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Specks in the Spectrometer In the Plasma Mass Spectometry Facility at Woods Hole Oceanographic Institution, samples enter a chamber heated to 6000° Kelvin, or about 10,340° F—the surface temperature of the sun. The intense heat supplies energy for some of the negatively charged electrons surrounding atoms gain enough energy to overcome the inward pull of the positively charged protons in the atoms’ nuclei. (Illustration by Eric S. Taylor/Woods Hole Oceanographic Institution Graphics Services)

Specks in the Spectrometer

An atomic odyssey from the Great Calcite Belt to a data point


There’s a symphony playing in the Plasma Mass Spectometry Facility at Woods Hole Oceanographic Institution (WHOI). Tired but attentive, oceanographers attune their ears to the subtle hiss of inert gases moving through the plumbing, the percussive beat of printers churning out new numbers, and, at front and center, the whine of mass spectrometers measuring streams of atomic ions. After enough time, they can discern shrill from dull, repetitive from intermittent, rapid from slow, and hear patterns in the noise.

For researchers like me, using the Inductively Coupled Plasma Mass Spectrometer, or ICPMS, is a rite of passage. It’s an intermediary zone between the gritty realities of field work, where we collect samples that go into the ICPMS, and the rarefied realms of new insights, which emerge from the torrent of data that comes out of the ICPMS. It’s also a fascinating rite of passage for the samples themselves, which undergo a brief (about six minutes) but transformative journey inside.

Let me give you a tour—from the perspectives of both scientists and molecules.

The Great Calcite Belt

A few years ago, I was invited to participate in an expedition aboard the research vessel Roger Revelle to the Southern Ocean, where WHOI marine chemist Phoebe Lam and colleagues were investigating a phenomenon known as the Great Calcite Belt. It appears in satellite images as a vast milky-white band in the ocean encircling Antarctica. Its color comes from the rich concentrations of the mineral calcite in the waters near the surface.

Scientists hypothesize that these high calcite concentrations are produced by massive blooms of algae spanning the Southern Ocean. These algae are called coccolithophores, each one just a thousandth of an inch in diameter. Under the microscope, they appear as spheres covered in plates of the mineral calcite.

Like all algae, coccolithophores are photosynthetic: They use solar energy to make their own food by transforming carbon dioxide (CO2) in seawater into complex organic molecules: amino acids, sugars, etc. When they bloom in the austral spring, coccolithophores create the oceanic equivalent of the Great Plains or the Serengeti, providing sustenance for the greater marine food web.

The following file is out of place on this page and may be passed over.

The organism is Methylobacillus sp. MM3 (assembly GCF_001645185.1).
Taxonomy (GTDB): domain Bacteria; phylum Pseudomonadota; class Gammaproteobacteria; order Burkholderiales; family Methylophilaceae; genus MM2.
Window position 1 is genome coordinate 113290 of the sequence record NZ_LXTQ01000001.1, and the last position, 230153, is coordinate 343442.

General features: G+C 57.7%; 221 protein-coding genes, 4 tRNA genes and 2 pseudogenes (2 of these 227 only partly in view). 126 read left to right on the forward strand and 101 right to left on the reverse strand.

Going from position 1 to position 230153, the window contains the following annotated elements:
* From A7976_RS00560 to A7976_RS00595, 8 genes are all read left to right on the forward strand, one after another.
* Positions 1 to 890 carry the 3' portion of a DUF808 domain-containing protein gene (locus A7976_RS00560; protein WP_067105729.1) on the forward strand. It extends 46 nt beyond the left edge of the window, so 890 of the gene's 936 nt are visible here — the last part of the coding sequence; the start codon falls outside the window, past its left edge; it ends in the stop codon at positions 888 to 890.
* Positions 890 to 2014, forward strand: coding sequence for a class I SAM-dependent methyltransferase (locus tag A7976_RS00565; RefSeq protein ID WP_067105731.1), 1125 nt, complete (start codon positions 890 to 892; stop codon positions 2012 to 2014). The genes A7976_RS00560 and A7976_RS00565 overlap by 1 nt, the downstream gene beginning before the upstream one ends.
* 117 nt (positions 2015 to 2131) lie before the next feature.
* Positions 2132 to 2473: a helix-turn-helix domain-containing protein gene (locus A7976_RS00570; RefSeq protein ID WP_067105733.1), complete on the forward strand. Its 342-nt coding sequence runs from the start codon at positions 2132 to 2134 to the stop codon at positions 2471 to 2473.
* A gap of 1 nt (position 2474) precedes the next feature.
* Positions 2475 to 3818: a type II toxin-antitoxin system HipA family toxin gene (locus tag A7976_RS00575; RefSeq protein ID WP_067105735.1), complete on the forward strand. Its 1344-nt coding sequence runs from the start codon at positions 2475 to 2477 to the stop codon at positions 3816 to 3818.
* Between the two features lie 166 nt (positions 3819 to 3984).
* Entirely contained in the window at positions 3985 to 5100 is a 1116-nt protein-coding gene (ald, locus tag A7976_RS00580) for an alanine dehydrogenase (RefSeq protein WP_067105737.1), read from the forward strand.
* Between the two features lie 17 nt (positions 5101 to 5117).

Coccolithophores become part of the marine food web, and when they are eaten, digested, and expelled, some fraction of the organic material they originally produced decomposes back into CO2. But the rest remains intact in particles that sink into the deep sea.

Sinking organic carbon plays a critical role in determining Earth’s global climate. CO2 is a heat-trapping greenhouse gas. The deeper organic carbon sinks into the ocean, the farther it is from the surface ocean and atmosphere. If the carbon settles in sediments on the seafloor, it can be sequestered from the atmosphere for millions of years. Even if it eventually is converted back to CO2, it is CO2 that is 3,000 feet below the surface, which takes much longer to rise back to the surface than CO2 only 30 feet deep.

Long voyages to the Southern Ocean

Lam’s research group at WHOI, along with collaborators in oceanographic institutions in Maine, Bermuda, and the United Kingdom, have wondered about how tiny coccolithphores in regions like the Great Calcite Belt fit into the big picture—the planetary carbon cycle that, in turn, regulates Earth’s climate. They wanted to test the hypothesis that the relatively heavy calcite plates from algal detritus may stick to organic carbon, dragging it more quickly and efficiently down into the deep sea.

These Great Calcite Belt scientists aimed to follow the path of organic carbon coming from these unique algal communities. To start, they visited the Southern Ocean during the austral summer (our Northern Hemisphere winter)—the warmest, calmest, and safest time to visit the most turbulent region of the world’s oceans.

During ten weeks at sea, we rode through 20-foot swells, skirted around several icebergs, and worked through a few storm systems. We sailed from Chile eastward to Australia, down and back up several times through the Great Calcite Belt, gathering samples from the Atlantic and Indian Ocean sections of the Southern Ocean.

At the end of two 35-day expeditions across the Southern Ocean, Lam and colleagues had collected water samples filled with particles of organic carbon and calcite from 27 different locations in and out of the Great Calcite Belt. Once these samples arrived in Woods Hole, it was my time to make the next rite of passage through the ICPMS facility.